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Culture

The Luminous Sun of Truth and Reconciliation

David Langness | Sep 5, 2016

PART 4 IN SERIES Crime Criminals and Prison

The views expressed in our content reflect individual perspectives and do not represent the official views of the Baha'i Faith.

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David Langness | Sep 5, 2016

PART 4 IN SERIES Crime Criminals and Prison

The views expressed in our content reflect individual perspectives and do not represent the official views of the Baha'i Faith.

And ye shall know the truth, and the truth shall make you free. – John 8:32

Truth may be likened to the sun! The sun is the luminous body that disperses all shadows; in the same way does truth scatter the shadows of our imagination. As the sun gives life to the body of humanity so does truth give life to their souls. – Abdu’l-Baha, Paris Talks, pp. 127-128.

Just in the course of the past few decades, the world has figured out a new way to seek collective justice: Truth and Reconciliation Commissions.

But the global restorative justice movement to set up Commissions for Truth and Reconciliation had a very rocky start.

Idi Amin

Idi Amin

Believe it or not, the first such effort came from a now-infamous military coup leader and dictator named Idi Amin. The notorious Ugandan tyrant—bowing to public pressure after he dissolved the nation’s parliament, granted himself absolute power and ordered state forces to kill his opponents—appointed four men to a panel called The Commission of Inquiry into the Disappearances of People in Uganda. He then asked them to investigate and report on disappearances that happened during the first years of his government from 1971 until 1974.

No report was ever issued, and Amin later targeted the four men he appointed to the Commission for reprisals. Idi Amin’s brutal rule continued for another five years before he was deposed.

Then in 1982, the South American nation of Bolivia empowered a similar Commission, called the National Commission of Inquiry into Disappearances. The Commission never reported its findings, either, and the government summarily disbanded it when it began to uncover the actual truth.

That dismal track record began to change in Argentina in 1984, when its National Commission on the Disappearance of Persons issued their Never Again” or “Nunca Más” report, documenting the country’s gross human rights violations under the previous military dictatorship, which killed an estimated 15-30,000 Argentinian people during the period called “the Dirty War.” The report resulted in the Trial of the Juntas, which became the first major war crimes trial held since the Nuremberg trials in Germany. That trial convicted and sentenced several former military junta leaders to imprisonment—one of the very first times a democratic government has tried, convicted and jailed former government officials.

Since then, the nations of the world, and various civil society organizations and NGOs, have held Truth and Reconciliation Commissions (TRC) in some 40 countries. Many have worked well, and some have failed. The best-known TRC took place in South Africa after the fall of the apartheid regime there. Led by Archbishop Desmond Tutu, it attempted to heal the open wounds of the past—without actually sending anyone to prison, a condition the former apartheid officials insisted on—and allow victims the opportunity to testify in open court against their oppressors.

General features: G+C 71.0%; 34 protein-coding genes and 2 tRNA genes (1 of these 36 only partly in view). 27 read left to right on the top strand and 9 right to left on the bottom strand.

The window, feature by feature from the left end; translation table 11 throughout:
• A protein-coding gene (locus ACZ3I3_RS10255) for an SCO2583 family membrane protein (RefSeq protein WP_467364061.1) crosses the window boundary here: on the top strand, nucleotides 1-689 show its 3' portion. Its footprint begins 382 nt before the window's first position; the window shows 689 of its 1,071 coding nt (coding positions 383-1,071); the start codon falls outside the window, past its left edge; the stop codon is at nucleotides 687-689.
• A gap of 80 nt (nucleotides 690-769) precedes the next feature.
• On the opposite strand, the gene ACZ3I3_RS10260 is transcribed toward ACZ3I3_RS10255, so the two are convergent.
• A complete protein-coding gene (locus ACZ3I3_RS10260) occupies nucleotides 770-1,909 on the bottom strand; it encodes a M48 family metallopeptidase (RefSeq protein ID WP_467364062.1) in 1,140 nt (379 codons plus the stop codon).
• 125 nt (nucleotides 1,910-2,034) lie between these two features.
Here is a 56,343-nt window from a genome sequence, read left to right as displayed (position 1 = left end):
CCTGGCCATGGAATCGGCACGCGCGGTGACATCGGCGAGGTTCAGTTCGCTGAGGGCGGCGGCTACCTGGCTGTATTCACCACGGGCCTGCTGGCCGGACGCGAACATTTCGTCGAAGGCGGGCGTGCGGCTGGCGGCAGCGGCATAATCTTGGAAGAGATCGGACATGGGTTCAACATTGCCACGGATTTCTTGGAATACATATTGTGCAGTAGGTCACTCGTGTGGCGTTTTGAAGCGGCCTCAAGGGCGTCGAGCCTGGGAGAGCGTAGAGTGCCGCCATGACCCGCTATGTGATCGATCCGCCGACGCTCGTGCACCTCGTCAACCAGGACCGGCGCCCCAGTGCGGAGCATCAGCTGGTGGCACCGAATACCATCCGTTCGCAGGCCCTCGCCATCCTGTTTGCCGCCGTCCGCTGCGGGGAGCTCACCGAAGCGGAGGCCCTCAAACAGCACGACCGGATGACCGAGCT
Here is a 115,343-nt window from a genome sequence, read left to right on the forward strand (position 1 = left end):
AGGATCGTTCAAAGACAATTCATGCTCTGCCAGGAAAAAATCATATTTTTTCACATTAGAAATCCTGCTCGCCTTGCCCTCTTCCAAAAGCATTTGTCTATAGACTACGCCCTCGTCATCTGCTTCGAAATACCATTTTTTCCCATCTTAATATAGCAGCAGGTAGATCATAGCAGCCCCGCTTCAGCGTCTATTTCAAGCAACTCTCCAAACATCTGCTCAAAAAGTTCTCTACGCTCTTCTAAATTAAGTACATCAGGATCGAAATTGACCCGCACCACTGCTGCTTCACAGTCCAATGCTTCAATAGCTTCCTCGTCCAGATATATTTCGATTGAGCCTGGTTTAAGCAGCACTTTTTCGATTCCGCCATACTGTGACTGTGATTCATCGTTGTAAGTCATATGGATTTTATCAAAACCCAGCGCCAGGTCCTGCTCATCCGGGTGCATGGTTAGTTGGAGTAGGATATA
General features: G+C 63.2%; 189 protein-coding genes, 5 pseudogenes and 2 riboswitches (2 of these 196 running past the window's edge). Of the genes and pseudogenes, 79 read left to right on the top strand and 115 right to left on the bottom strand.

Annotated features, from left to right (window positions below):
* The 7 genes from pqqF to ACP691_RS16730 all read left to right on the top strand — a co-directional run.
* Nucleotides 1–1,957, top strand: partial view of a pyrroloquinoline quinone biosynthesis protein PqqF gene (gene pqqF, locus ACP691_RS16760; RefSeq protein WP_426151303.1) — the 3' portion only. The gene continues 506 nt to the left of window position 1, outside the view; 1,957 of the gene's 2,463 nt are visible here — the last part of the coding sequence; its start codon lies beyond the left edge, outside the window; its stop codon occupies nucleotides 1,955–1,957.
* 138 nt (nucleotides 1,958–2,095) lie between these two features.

The most effective Truth and Reconciliation Commissions try to do several things at once: encourage the entire truth to come out; bring perpetrators of human rights violations, torture and extrajudicial killings to justice; address issues of crimes against humanity; grant reparations to victims; hold public hearings or trials where victims can confront victimizers; and ultimately, reconcile and unify broken societies.

This unprecedented push for justice, truth and healing, completely new in the modern world, has even led to TRCs that address historical crimes against humanity. The Truth and Reconciliation Commission of Canada, for example, lasted for seven years and resulted in 94 “Calls to Action” in 2015 to redress the legacy of residential First Nations schools, which forcibly abducted, abused and killed tribal children for decades.

These movements to seek truth and open that truth to the public eye have their origins, Baha’is believe, in the new spirit of justice brought to the world by Baha’u’llah’s teachings:

The world is engaged in war and struggle, and mankind is in the utmost conflict and danger. The darkness of unfaithfulness has enshrouded the earth and the illumination of faithfulness has become concealed. All nations and tribes of the world have sharpened their claws and are warring and fighting with each other. The edifice of man is shattered. Thousands of families are wandering disconsolate. Thousands of souls are besmeared with dust and blood in the arena of battle and struggle every year, and the tent of happiness and life is overthrown. The prominent men become commanders and boast of bloodshed, and glory in destruction. One says: “I have severed with my sword the necks of a nation,” and one: “I have levelled a kingdom to the dust”; and another: “I have overthrown the foundation of a government.” This is the pivot around which the pride and glory of mankind are revolving. In all regions friendship and uprightness are denounced and reconciliation and regard for truth are despised. The herald of peace, reformation, love and reconciliation is the Religion of the Blessed Beauty [Baha’u’llah] which has pitched its tent on the apex of the world and proclaimed its summons to the people. – Abdu’l-Baha, Baha’i World Faith, p. 215.

Next: The “Broken Windows” Theory of Criminal Justice

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